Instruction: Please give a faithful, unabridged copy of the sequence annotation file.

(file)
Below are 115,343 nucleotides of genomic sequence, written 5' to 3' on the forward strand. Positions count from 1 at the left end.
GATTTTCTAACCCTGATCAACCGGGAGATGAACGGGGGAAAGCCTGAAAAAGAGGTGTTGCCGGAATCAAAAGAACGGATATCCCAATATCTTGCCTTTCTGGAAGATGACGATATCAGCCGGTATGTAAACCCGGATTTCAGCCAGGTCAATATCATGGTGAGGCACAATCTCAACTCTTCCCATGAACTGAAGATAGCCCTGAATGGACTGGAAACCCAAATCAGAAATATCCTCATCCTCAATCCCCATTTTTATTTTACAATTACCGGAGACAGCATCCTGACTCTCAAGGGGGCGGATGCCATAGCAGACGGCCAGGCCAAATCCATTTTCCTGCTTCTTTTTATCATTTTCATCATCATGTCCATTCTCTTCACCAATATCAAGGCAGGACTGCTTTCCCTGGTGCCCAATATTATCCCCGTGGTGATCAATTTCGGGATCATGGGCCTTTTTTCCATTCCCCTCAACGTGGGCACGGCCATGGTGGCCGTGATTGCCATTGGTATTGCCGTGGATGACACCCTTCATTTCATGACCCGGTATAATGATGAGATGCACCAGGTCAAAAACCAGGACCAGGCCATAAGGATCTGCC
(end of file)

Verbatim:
Below are 115,343 nucleotides of genomic sequence, written 5' to 3' on the forward strand. Positions count from 1 at the left end.
GATTTTCTAACCCTGATCAACCGGGAGATGAACGGGGGAAAGCCTGAAAAAGAGGTGTTGCCGGAATCAAAAGAACGGATATCCCAATATCTTGCCTTTCTGGAAGATGACGATATCAGCCGGTATGTAAACCCGGATTTCAGCCAGGTCAATATCATGGTGAGGCACAATCTCAACTCTTCCCATGAACTGAAGATAGCCCTGAATGGACTGGAAACCCAAATCAGAAATATCCTCATCCTCAATCCCCATTTTTATTTTACAATTACCGGAGACAGCATCCTGACTCTCAAGGGGGCGGATGCCATAGCAGACGGCCAGGCCAAATCCATTTTCCTGCTTCTTTTTATCATTTTCATCATCATGTCCATTCTCTTCACCAATATCAAGGCAGGACTGCTTTCCCTGGTGCCCAATATTATCCCCGTGGTGATCAATTTCGGGATCATGGGCCTTTTTTCCATTCCCCTCAACGTGGGCACGGCCATGGTGGCCGTGATTGCCATTGGTATTGCCGTGGATGACACCCTTCATTTCATGACCCGGTATAATGATGAGATGCACCAGGTCAAAAACCAGGACCAGGCCATAAGGATCTGCC